YORK – A recent survey, to which more than 900 York area residents responded, shows that the vast majority of respondents want to make all the needed improvements and keep the city auditorium as a hub of activity, entertainment, recreation and more.
The survey was made physically available to attendees of the Yorkfest parade and other downtown events during the annual celebration. Individuals also had the ability to fill out the survey online.
York Parks and Recreation received 911 responses to the survey, according to the survey report. Based on the city’s population figures, this survey represents the opinions of 12 percent of the city’s total population.
Of the responses, 96 percent said yes to the question of “Is the auditorium an asset to the future of the City of York?”
Of the 874 “yes” responses, entertainment led as the most popular suggested usage of the city auditorium (with 55 percent responses of that nature). Recreation followed with 47 percent, offices were next with 18 percent and other usages came in at 4 percent. (It has to be noted that participants were allowed to choose multiple options regarding usage, as well as submit free responses).
The survey summary, provided by the parks and recreation department, says, “in conclusion, it’s obvious that the city auditorium is an asset to the residents of York, Nebraska. It’s regarded as a point of pride in the community because of its aesthetic appeal, historical value and its abilities to fill a variety of purposes. While its specific future usage is up for discussion, the people of York have made it clear: The city auditorium should be here to stay.”
A wide range of possible future uses were offered by survey respondents, including the following: an alternative to the Holthus Convention Center; tournaments for basketball, volleyball and wrestling; pickleball; community events for Girl and Boy Scouts, 4-H, service clubs, seminars, etc.; family events such as weddings, reunions, showers, etc.; school events; voting; auctions; apartments; low income housing; an early learning center for Head Start Sixpence collaboration; a “maker” site; public library with an early childhood development center, a career development center, an information literacy center; an enlarged children’s museum; a place to relocate the Palmer Museum; the USO Room could be opened to walkers; the Cross Roads Conference tournaments; a skate park; group work space; rental office space; a jail facility for other counties; a place for Top Golf; a year-round farmers’ market; and as a historical landmark.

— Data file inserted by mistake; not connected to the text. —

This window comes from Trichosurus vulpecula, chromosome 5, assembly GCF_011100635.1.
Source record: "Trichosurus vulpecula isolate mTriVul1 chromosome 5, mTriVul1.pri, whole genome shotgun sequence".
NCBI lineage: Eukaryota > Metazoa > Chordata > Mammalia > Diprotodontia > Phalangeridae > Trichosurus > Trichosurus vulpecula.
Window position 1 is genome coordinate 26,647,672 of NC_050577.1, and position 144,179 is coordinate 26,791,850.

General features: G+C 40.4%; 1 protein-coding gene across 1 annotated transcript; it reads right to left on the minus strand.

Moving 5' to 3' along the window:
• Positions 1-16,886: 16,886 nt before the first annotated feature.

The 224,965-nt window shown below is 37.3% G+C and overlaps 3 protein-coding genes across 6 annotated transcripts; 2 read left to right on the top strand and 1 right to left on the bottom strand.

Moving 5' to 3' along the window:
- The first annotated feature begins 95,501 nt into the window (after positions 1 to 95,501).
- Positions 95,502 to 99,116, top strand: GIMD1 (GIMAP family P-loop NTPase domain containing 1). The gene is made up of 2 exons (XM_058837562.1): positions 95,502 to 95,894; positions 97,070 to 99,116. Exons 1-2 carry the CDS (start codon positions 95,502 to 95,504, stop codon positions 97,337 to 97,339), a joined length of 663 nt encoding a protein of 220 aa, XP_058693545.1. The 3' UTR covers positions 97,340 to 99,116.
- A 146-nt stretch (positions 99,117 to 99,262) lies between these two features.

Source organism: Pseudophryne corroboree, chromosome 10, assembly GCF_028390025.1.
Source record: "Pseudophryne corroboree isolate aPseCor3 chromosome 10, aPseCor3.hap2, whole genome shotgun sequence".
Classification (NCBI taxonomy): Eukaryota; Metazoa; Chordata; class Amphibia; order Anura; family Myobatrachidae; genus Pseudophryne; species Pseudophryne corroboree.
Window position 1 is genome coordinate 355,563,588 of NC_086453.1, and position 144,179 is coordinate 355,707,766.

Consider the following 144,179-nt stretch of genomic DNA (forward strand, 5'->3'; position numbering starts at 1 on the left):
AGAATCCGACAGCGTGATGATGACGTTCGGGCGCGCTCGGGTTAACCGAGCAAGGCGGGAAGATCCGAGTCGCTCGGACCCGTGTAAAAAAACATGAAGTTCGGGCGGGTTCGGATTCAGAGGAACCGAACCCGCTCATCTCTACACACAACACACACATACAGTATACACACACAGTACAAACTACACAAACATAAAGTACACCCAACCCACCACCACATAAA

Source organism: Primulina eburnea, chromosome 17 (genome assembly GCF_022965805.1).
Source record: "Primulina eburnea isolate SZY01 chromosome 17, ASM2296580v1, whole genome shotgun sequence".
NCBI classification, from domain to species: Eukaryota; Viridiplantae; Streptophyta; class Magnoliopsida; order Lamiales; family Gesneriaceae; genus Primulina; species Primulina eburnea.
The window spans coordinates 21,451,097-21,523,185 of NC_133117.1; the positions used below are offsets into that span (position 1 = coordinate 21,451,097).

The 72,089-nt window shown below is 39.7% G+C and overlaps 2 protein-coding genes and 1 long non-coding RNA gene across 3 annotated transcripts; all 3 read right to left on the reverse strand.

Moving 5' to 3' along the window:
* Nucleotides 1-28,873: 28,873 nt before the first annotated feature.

Respondents were able to write down their own thoughts as well, on the surveys. These are some of those responses:
“The space is perfect as it functions now.”
“Rental of office space could help offset maintenance costs, but it is simply too valuable a building to be razed. Every structure needs upkeep and maintenance.”
“Let people use the auditorium to walk in the winter months. It is also a good venue for weddings and other medium sized events. It is also nice that it is located in town which is more convenient and safe for elderly to attend special events.”
“I think the historical value is also very important in considering here. The Art Deco design is striking and it certainly has a significant place in the architectural history of York. Having already lost the historic courthouse, the auditorium is the only historic civic building in York.”
“There are many things that can be done in the auditorium. It does not need to be a single use facility. Use it for entertainment and recreation. Keep the children’s museum. If need be, put some offices in the basement. Find a way to utilize it to the fullest. Do not make the mistake of tearing another piece of history down as was done with the courthouse. That was a terrible decision. Stop the madness of throwing out the old and take care of it. It is a beautiful facility.”